You seem to be under the impression that its not going well with SUN at this moment.

    Things look good right now (hell, I'm typing this on a Solaris workstation!). But I don't see a good future; as I said in my original message, they're under attack on all sides, and if this is their response (let's take on Intel and Motorola!), I don't see a rosy future.

    Linux doesn't have to be a threat to companies like SUN. SUN gets its most revenue from hardware, not from software.

    It's Solaris that sells the hardware. Price/ performance for Sun hardware is miserable. As an example, my development group recently built a proof-of-concept 16-node Linux cluster using off the shelf parts (el-cheapo K6 motherboards) which costs 10% of the price of the Sun Enterprise server it's competing with, and performs about 25% faster. If that's not a threat, I don't know what is.

    Probably your boss won't consult you for this.

    Truth in that; I'm more of a software guy.
  • "Java ... is quite succesfull on the server

    People keep saying that; perhaps I'm overlooking the obvious, but I sure don't see this."

    OK, I can't put any examples out of my big hat and I'm to lazy to go and search for it. But considering the huge amounts of investments made by SUN, IBM and others on getting Java to work on any platform you can name, they must expect some return on their investment. You do the math, but that tells me Java is increasingly succesfull on the server.

    "So if JIT is the solution, why do we need this beast at all? "

    As I explained later on in my post, a dynamic compiler like hotspot can do something a static compiler (typically used for C) namely using information gathered at runtime to perform optimizations. This is a major advantage on architectures that require the compiler to optimize the instruction stream for the processor. Further more Java and threads are a good combination (one of the reasons for Java's success on the server). And MAJC is very good for running multithreaded stuff.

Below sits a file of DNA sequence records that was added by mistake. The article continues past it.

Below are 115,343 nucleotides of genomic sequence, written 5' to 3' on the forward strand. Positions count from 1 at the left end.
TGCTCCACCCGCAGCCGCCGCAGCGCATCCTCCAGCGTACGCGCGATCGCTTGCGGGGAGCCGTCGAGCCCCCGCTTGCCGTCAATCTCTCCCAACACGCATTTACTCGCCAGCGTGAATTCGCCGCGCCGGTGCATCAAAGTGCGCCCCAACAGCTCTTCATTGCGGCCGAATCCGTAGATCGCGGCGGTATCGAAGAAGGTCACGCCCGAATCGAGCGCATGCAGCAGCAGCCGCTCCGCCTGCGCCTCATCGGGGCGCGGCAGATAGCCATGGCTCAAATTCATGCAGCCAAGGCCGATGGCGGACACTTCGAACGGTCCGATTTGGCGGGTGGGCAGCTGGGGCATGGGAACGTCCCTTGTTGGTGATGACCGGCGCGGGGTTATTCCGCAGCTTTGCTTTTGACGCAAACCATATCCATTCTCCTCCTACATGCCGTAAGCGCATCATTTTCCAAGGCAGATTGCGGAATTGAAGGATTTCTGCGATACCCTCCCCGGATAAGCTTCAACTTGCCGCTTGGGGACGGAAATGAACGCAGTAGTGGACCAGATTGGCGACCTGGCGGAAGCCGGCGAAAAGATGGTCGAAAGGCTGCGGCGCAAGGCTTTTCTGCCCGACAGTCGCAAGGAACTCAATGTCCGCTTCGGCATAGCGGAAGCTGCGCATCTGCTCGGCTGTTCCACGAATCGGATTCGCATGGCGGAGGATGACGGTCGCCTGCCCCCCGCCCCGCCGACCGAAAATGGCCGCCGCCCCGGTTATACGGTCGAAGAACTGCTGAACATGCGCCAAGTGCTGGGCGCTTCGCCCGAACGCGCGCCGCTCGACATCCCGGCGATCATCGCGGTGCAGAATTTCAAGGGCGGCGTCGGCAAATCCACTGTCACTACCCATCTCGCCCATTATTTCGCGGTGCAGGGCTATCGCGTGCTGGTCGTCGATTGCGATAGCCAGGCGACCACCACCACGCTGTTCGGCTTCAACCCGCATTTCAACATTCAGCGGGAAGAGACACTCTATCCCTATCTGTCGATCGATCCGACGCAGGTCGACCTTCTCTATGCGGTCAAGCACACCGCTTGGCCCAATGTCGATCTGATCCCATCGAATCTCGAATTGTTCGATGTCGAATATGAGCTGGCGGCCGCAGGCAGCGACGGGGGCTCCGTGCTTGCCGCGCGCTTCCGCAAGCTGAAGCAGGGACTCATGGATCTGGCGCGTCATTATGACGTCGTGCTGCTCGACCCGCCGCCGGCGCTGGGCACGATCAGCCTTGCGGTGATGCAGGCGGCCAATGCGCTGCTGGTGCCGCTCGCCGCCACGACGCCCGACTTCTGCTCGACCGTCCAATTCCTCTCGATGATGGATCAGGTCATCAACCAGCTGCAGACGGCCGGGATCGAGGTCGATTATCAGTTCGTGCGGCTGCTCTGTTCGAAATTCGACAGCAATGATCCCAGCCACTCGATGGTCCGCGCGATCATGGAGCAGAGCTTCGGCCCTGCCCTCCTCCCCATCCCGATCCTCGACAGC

"If you're looking for paralleism in the instruction stream, we call that pipelining."

    VLIW chips like MAJC and IA-64 do the pipelining in software (at least discovering paralellism and optimizing the instruction stream). It's not new I know. I just explained why a dynamic compiler has an advantage over static compilers in doing so.

    "In short, all the claims they make about benefitting from multi-threading can be equally applied to other CPUs. What's left is marketing spew, positioning this as "Java-optimized". Which sure isn't going to help them in the market I know."

    The market you are working in is changin rapidly. With fast chips getting dirt cheap, the rules of the game are changing. Coding everything in assembler is not really an option anymore because that slows down time to market. Similarly, more and more is implemented in C++ rather than C on many embedded platforms. I work together with Axis (a swedish company building embedded machines) for my research and I know their main problem is the fact that they have to maintain a huge source tree of C++ code (100K+ LOC). This slows them down in introducing new products.

    So because of this, Java will become an option in your market too.

    "In short, all the claims they make about benefitting from multi-threading can be equally applied to other CPUs."

    I don't see that, the article was quite convincing in comparing IA-64 and MAJC. Only time will tell which is the faster processor since neither is available at this moment. Something tells me IA-64 will be a major disappointment. Maybe SUN will screw up on MAJC but the architecture doesn't sound half bad. More likely is that intel and motorola will 'borrow' some of the ideas for this processor in their next generation CPUs.

    As has been pointed out before, Linux is not yet a good math on high end server platforms because it lacks certain features. Probably this will be resolved in due time but for now linux is not competing in that area.

    "Price/ performance for Sun hardware"

    Hardware and OS licenses are only small portion of the cost on big servers. These things have to be maintained by expensive staff and they have to run expensive, tailored software. If price performance of the hardware/OS was the only consideration, they would have been out of business long time ago.

    On the long term I can see Linux replacing Solaris. Obviously all the UNIX giants (Sun, IBM, SGI) know this and are generally cooperative towards Linux (at least more then a certain Redmond based company).